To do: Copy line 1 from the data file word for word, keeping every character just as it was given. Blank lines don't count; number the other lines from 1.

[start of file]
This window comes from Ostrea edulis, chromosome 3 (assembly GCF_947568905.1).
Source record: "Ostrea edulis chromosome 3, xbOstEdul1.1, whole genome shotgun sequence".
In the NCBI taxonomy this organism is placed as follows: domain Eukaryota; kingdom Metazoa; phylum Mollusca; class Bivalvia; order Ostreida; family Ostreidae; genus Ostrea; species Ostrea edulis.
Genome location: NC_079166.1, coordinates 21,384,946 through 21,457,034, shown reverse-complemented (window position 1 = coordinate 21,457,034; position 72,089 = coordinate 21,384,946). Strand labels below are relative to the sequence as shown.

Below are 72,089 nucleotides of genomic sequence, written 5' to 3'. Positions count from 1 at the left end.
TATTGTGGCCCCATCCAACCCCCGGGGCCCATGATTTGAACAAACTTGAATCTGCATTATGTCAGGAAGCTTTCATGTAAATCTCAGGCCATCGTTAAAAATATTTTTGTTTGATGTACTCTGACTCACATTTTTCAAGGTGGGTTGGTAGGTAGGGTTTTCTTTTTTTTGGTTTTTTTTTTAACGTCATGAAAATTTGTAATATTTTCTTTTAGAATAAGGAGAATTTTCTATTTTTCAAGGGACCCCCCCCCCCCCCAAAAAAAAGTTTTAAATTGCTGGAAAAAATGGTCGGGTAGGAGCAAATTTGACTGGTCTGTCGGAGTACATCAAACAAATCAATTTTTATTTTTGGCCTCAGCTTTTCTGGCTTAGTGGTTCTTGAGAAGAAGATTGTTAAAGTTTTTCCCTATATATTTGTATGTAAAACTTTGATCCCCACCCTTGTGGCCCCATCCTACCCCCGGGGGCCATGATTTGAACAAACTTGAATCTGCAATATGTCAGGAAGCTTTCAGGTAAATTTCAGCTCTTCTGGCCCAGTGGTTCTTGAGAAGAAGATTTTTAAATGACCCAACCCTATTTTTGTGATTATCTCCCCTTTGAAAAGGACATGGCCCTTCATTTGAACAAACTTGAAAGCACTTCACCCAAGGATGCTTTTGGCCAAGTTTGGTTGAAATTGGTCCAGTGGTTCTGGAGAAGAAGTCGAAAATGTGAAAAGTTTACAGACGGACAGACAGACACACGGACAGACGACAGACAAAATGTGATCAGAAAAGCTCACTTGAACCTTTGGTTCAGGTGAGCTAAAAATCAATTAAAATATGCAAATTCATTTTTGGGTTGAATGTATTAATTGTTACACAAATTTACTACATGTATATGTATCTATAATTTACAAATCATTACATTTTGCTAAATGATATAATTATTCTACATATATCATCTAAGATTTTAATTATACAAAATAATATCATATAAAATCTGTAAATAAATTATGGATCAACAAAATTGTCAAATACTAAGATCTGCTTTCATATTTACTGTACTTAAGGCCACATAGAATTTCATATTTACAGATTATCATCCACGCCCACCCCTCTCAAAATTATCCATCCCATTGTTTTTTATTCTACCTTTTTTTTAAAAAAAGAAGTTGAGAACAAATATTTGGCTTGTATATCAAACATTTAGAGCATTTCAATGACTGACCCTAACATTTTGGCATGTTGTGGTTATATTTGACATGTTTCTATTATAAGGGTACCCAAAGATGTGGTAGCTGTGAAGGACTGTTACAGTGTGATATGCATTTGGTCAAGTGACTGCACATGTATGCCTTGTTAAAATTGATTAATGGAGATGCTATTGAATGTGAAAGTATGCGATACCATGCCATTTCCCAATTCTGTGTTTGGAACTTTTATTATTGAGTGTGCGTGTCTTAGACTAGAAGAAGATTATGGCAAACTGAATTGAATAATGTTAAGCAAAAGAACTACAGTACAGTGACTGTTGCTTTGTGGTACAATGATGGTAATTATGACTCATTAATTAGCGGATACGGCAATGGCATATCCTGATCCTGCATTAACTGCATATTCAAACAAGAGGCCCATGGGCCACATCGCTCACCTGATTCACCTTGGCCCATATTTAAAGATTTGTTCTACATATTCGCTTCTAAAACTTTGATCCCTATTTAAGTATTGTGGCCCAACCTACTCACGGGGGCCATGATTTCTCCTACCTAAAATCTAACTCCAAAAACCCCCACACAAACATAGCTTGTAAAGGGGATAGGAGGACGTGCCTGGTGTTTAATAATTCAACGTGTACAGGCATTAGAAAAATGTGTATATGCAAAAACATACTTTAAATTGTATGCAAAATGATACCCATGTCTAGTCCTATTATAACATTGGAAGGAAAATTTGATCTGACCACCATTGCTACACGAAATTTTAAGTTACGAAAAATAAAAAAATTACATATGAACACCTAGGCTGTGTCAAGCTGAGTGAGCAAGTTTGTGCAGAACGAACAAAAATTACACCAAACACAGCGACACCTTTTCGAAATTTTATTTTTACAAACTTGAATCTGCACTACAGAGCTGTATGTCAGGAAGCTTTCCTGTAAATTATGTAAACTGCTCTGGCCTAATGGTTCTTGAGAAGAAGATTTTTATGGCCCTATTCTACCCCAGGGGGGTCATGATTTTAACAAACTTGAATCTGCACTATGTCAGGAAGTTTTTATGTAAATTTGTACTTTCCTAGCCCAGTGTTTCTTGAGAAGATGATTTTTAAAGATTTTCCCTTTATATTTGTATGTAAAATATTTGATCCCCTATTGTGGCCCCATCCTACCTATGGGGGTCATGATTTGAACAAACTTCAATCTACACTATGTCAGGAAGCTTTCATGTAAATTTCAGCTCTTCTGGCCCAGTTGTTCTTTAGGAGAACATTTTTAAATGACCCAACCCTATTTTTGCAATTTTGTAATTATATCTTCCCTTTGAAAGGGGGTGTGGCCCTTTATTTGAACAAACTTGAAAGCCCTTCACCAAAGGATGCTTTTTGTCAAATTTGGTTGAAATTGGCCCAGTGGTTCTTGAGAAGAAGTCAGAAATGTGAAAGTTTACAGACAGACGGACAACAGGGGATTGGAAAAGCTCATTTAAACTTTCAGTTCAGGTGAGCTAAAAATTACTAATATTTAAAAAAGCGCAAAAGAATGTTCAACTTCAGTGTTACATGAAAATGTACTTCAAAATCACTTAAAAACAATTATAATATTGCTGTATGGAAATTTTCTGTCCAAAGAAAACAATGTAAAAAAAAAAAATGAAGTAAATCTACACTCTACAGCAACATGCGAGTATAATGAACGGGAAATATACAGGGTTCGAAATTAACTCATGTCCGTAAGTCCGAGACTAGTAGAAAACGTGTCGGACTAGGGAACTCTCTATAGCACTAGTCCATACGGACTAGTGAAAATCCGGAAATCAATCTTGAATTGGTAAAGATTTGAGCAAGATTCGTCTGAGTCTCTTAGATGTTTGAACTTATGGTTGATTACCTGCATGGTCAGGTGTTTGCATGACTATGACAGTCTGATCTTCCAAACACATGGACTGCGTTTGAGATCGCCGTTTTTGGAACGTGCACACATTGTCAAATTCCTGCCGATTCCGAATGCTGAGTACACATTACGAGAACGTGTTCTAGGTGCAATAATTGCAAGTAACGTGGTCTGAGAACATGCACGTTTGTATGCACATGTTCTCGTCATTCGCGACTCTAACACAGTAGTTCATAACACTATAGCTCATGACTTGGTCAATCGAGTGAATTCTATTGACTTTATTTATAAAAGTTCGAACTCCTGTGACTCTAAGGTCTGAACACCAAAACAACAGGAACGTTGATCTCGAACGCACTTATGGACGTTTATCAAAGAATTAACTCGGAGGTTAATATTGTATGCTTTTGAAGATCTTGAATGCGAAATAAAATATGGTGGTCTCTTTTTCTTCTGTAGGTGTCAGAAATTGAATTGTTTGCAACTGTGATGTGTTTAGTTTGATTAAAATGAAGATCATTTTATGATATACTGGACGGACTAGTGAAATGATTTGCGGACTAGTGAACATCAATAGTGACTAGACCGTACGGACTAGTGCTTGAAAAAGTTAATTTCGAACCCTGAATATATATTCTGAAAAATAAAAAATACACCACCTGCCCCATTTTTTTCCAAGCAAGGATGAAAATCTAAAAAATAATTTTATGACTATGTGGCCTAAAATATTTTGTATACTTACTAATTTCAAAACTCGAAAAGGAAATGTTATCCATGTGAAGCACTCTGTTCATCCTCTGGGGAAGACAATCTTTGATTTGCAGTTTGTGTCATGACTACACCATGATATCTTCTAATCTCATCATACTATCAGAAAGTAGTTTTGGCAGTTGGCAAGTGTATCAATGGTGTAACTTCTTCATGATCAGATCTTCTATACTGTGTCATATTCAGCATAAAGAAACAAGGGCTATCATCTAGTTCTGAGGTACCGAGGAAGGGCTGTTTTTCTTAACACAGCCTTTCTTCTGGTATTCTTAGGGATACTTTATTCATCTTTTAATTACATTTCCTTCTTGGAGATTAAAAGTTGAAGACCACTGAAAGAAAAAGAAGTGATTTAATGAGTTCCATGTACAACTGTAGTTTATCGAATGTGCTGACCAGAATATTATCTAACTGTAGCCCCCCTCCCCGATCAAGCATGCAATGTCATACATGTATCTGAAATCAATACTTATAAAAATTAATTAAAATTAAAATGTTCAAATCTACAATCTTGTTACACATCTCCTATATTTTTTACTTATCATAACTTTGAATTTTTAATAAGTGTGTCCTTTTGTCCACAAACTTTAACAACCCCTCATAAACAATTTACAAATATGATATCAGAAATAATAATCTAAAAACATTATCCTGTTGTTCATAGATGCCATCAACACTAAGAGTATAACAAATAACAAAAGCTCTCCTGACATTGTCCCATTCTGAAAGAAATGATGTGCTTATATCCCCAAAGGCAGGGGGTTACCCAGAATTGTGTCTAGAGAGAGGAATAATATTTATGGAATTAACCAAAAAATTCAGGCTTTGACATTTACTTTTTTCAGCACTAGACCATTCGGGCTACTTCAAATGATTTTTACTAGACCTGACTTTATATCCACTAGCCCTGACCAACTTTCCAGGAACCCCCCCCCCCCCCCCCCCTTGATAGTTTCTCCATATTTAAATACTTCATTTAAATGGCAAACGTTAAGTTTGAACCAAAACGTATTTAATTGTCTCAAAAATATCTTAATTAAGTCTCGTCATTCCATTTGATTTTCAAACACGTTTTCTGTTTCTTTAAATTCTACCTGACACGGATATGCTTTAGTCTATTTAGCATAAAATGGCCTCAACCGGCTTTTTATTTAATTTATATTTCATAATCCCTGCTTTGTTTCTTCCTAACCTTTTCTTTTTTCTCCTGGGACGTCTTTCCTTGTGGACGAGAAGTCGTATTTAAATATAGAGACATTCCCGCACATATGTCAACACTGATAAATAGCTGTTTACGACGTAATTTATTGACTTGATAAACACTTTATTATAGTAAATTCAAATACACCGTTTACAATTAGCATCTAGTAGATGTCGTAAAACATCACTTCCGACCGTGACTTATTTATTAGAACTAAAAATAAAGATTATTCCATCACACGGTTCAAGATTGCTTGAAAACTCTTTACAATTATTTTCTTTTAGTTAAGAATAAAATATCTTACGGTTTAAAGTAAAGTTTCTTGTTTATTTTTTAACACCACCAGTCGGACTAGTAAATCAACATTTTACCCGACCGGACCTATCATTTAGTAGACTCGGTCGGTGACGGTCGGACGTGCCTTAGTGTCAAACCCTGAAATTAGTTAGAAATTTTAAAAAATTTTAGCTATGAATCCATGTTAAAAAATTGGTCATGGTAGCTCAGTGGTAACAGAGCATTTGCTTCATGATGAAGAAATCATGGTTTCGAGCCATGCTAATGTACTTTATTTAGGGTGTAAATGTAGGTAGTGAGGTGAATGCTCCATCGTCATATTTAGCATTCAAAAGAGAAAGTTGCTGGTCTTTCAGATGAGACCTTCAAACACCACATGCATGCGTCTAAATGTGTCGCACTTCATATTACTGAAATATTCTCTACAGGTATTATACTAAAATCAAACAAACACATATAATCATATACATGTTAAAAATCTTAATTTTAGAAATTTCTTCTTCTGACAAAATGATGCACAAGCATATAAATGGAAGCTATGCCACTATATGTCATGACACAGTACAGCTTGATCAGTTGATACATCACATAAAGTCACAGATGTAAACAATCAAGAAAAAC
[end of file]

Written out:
This window comes from Ostrea edulis, chromosome 3 (assembly GCF_947568905.1).